Finally crying "Uncle" and trying CoQ10. Who is... - Ataxia UK

Ataxia UK
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Finally crying "Uncle" and trying CoQ10. Who is taking Ubiquinol?

So for years I have resisted taking Ubiquinol because I believed it was similar in how it theoretically worked to Niagen, and I am already taking a sizable amount of supplements, but this week I experienced unusual muscle tightness in my hamstrings that no amount of stretching seems to help so I am looking for something else (full disclosure - I also threw out my lower back so I'm hoping that is the real cause of stiffness). Either way this recent physical ailment brought me back to CoQ10 and it's more bio-available form, Ubiquinol. I see that 2 years ago I posted on the topic and several people said they were trying it including Litty and WobblyBee. Are any of you still taking it, and what have others experienced? There is a great deal of actual clinical research showing some efficacy for some patients with ataxia:

ncbi.nlm.nih.gov/pmc/articl...

Cheers,

Joe in NY

My alternative therapy for SCA1 - healthunlocked.com/ataxia-u...

My other posts on Health Unlocked - healthunlocked.com/user/sunvox

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I take 1,200 mg of Ubiquinol. I started at 900mg last year directed by my neurologist then stopped about 6 mos later because I was taking so many supplements. Then 2 months ago saw my neurologist and his #1 suggested supplement was high dose Ubiquinol. He suggested over 1000 mg so I started again. I don’t believe I will feel any difference but like most of what I take, I believe it’s working on the cellular level and will be beneficial in the long term.

Nami (in Texas)

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Fantastic input. Thank you so much. Would you mind sharing what other supplements you are currently taking? Also I remember you have SCA3, but I don't recall what symptoms you have so far. Would you mind sharing those as well??

Thanks either way,

Joe

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Sure. I am still in the early stages. Mild imbalance, unable to walk heel-to-toe consistently, able to balance on one foot for about 5 secs. Most people that don’t know I have SCA can’t tell. I still work full time as a medical device rep in cardiac surgery.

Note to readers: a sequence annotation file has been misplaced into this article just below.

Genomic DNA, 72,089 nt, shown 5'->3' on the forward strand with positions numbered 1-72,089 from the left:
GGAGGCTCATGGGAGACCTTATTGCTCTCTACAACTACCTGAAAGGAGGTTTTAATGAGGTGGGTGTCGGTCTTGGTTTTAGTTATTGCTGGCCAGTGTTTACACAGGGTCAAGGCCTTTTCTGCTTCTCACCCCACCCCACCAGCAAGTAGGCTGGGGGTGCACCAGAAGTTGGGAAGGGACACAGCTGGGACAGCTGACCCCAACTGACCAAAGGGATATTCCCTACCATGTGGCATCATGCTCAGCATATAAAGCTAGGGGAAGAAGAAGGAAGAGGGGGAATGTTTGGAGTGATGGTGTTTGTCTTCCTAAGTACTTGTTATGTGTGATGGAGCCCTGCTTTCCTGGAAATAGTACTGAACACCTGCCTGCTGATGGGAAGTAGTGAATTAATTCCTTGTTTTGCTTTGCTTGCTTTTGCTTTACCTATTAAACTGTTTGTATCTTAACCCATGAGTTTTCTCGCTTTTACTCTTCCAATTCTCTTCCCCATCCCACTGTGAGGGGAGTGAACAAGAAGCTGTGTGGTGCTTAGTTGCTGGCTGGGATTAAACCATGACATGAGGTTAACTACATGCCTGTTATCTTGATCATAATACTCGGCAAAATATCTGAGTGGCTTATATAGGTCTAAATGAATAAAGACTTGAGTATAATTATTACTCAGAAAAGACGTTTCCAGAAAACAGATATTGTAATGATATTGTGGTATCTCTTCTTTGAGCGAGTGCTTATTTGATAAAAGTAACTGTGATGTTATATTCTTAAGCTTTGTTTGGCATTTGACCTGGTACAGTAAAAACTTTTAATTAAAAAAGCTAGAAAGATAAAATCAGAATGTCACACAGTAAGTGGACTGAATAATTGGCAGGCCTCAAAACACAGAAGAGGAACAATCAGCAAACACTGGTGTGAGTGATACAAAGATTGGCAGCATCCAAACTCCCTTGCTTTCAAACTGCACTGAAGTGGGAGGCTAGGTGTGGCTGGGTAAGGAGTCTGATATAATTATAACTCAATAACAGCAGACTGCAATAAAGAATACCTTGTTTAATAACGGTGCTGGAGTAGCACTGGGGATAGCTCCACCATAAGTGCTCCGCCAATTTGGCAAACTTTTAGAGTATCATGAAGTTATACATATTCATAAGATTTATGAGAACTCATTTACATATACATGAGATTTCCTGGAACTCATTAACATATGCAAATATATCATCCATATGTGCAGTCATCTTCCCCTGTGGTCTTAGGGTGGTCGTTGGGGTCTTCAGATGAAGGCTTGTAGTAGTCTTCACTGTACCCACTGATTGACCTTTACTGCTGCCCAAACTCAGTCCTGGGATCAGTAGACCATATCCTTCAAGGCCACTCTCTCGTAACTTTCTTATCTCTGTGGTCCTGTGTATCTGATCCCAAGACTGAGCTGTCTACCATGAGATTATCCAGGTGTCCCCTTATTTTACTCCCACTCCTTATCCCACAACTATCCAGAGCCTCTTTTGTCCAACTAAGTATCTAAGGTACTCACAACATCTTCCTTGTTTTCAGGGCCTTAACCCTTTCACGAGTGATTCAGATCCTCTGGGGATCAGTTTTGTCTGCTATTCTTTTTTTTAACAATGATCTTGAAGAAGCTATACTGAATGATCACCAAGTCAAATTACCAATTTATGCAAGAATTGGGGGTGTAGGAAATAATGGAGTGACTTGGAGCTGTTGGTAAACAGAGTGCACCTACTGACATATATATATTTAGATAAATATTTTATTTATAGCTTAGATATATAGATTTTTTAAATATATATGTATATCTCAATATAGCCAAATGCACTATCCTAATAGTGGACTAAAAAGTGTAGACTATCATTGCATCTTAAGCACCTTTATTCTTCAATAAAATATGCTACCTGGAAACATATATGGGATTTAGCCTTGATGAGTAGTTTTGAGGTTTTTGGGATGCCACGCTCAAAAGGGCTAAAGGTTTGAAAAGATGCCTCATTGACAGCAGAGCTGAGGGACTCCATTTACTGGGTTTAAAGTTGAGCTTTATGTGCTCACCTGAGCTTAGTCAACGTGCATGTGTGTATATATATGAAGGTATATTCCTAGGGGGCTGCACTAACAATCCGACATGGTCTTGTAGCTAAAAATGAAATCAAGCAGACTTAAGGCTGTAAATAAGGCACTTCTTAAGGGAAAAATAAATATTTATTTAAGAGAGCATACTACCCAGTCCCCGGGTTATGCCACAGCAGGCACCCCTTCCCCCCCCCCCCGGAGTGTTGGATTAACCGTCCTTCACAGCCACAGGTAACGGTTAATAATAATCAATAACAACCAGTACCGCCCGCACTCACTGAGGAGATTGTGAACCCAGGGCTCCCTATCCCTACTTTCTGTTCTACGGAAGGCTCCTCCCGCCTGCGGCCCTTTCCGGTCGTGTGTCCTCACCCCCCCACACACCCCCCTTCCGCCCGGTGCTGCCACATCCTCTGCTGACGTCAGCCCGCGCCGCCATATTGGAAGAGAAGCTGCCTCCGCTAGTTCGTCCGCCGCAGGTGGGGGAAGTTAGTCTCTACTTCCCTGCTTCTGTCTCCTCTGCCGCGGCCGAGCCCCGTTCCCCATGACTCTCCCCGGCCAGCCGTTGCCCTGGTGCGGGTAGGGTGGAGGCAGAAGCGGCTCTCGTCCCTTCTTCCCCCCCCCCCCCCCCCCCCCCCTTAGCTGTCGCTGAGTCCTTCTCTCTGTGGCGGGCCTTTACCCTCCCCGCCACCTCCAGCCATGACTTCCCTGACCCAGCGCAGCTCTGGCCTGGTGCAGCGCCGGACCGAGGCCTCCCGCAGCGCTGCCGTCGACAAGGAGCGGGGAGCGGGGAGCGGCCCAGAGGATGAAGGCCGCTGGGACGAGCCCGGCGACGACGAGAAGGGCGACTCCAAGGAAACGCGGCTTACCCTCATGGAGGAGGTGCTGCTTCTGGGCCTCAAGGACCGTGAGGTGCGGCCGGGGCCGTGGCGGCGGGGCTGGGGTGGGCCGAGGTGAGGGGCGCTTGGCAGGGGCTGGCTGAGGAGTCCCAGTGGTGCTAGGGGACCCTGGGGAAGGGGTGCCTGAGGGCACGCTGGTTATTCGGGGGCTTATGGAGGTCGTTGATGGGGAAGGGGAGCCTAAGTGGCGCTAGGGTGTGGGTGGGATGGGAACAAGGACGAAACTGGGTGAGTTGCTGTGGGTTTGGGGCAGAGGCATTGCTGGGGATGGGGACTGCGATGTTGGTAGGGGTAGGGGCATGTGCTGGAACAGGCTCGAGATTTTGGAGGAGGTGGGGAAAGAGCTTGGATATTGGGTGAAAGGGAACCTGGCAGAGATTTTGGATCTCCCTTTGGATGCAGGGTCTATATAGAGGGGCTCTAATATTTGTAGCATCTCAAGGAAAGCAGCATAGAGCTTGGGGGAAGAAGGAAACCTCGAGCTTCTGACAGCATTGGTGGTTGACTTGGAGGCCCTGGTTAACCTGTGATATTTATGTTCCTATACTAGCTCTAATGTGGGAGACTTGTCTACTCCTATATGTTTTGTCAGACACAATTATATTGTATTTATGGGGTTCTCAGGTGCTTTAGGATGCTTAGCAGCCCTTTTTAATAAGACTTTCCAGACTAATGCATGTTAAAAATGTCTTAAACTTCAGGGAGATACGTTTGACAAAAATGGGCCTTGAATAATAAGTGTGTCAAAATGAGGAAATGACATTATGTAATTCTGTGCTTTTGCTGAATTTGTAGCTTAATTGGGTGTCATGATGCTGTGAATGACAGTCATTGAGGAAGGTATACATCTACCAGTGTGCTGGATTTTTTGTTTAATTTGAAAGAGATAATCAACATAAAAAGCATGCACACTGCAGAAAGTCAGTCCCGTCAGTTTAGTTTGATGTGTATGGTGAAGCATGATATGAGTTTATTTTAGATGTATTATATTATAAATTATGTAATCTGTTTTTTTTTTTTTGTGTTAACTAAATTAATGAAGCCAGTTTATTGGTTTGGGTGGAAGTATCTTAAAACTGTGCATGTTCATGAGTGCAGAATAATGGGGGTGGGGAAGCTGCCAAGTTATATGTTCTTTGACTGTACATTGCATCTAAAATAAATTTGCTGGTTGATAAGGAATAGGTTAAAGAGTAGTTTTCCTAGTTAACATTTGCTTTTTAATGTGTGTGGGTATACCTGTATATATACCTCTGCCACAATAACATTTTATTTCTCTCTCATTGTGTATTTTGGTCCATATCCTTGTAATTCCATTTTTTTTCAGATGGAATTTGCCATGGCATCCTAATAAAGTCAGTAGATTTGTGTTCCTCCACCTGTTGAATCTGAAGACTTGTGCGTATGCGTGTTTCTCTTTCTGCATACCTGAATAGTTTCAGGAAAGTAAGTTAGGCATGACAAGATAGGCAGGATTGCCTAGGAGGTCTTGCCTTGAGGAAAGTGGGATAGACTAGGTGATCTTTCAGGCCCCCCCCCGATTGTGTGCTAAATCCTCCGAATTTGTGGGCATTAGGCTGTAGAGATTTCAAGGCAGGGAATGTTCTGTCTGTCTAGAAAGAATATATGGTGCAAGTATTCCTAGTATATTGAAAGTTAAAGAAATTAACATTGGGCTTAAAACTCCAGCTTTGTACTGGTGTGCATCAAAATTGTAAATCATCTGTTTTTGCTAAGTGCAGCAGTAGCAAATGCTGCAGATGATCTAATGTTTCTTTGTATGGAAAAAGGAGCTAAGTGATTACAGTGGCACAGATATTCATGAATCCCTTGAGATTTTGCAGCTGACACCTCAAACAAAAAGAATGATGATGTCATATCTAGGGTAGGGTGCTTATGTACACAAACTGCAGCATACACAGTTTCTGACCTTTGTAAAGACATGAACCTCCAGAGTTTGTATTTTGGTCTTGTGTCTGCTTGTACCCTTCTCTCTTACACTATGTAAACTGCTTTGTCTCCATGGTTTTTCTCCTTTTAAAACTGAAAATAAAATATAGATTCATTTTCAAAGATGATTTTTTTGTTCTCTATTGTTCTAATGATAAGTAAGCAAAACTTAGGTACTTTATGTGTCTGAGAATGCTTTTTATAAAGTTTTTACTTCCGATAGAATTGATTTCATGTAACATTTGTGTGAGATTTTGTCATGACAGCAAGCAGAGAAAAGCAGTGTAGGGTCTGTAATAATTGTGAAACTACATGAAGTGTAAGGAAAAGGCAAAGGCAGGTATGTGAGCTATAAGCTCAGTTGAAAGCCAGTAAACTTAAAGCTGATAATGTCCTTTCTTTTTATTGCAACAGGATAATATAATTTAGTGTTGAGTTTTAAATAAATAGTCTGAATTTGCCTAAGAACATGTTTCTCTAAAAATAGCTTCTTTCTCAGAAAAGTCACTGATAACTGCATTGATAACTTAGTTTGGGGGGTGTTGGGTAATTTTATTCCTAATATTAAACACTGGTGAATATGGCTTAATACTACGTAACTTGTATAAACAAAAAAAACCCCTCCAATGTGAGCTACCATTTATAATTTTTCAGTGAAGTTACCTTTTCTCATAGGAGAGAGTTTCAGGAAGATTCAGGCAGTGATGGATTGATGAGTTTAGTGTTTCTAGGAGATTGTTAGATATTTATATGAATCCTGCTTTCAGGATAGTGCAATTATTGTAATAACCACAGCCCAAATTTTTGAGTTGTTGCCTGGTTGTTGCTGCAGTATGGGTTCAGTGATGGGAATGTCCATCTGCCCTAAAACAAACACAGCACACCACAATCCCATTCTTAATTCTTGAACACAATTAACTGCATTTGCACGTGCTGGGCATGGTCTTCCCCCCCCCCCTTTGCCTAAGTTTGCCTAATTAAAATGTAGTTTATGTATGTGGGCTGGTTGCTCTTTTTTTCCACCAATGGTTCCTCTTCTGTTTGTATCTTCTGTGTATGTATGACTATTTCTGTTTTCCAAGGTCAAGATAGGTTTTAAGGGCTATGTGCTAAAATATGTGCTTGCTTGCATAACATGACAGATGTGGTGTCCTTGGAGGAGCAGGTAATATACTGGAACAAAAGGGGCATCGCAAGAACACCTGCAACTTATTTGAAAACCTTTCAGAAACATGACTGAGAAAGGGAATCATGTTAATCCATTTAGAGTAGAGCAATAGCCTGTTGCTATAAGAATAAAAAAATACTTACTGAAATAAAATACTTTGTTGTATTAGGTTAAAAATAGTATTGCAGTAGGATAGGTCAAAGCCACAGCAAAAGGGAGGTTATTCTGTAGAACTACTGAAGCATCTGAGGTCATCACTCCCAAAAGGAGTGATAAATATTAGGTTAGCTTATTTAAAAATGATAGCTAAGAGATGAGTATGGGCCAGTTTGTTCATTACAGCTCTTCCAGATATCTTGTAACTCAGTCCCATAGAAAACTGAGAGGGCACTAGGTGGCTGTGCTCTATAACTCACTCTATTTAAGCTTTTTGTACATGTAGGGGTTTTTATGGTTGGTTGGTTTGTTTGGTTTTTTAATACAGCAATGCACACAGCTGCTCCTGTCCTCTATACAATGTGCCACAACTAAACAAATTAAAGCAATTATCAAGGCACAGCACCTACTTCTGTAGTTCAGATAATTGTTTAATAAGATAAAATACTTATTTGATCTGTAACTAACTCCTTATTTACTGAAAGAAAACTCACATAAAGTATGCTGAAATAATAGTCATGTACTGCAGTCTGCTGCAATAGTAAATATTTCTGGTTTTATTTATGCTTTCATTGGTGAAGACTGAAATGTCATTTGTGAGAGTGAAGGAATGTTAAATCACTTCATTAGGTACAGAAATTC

The supplements I take are:

Ubiquinol 1200 mg

Niagen 600 mg

B Activ 1 capsule

D3 10,000 IU

E 400 IU

Resveratrol 1000 mg

Pterostilbene 150mg

Trehalose 2Tbs

Curcumin 750mg

B12 injections

CBD oil

Testosterone pellet 100mg every 3 months.

I try to do Pilates 3 times a week and core exercises. I travel for my job so Pilates twice a week is more realistic. I also have a Joovv light I try to sit in front of 2-3 times a week.

Nami

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Hi Joe,

I have taken 400mg of CoQ10 for the past 5 years (consistently) on and off before this. I recently changed to ubiquinol but have not notived any difference. Discussed this with neurology at a recent visit and they dont think the active form makes a difference...its just more expensive! He is going to get my CoQ10 delivered to me and put me on a higher dose. I do notice a difference if I stop using these. I also take vit E 400iu and vit D3 1000iu. I also notice a difference when I focus on my diet and eat good foods. Maintaining a healthy gut impacts on my general energy, in a good way and I make my own anti-oxidant smoties daily.

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Dear Joe, I have ataxia due to Niemann Pick C (NPC) disease. I was diagnosed at 49 years of age with Sporadic Cerebellar Ataxia (unknown cause), although I had extremely minor symptoms starting at 43 years of age. Over the years I had genetic testing for the more common dominant & recessive ataxia's, which was negative. I'm 65 now and in 2017, through genetic exome testing, a single NPC gene was found. Therefore, I had a skin biopsy, followed by a blood test. It was positive for NPC disease. It was determined that I not only have a single NPC gene, but an unknown variant as well. NPC is extremely rare, especially late/adult on-set. So far, I just have ataxia due to NPC, no other health concerns. Anyway, I taken 300 mg per day of CoQ10 (my neurologist would like me to take 600 mgs, but I never have). I think it gives me a bit more energy, beyond that I haven't noticed any difference, as my ataxia has progressed over the years and will continue to do so! I also take 1000 mgs of B-3, 100 mgs of Vitamin D, 2-1200 mg caps of fish oil & a Multi-Vitamin. My ataxia effects my gait/balance (I use a quad-cane or rollator outside my home, but can usually walk extremely carefully in my home without any aides), dexterity (writing/printing/fine motor skills), speech (slurred), swallowing (coughing & sometimes choking) and vision (vertical gaze/focus). My best to you..., ;o)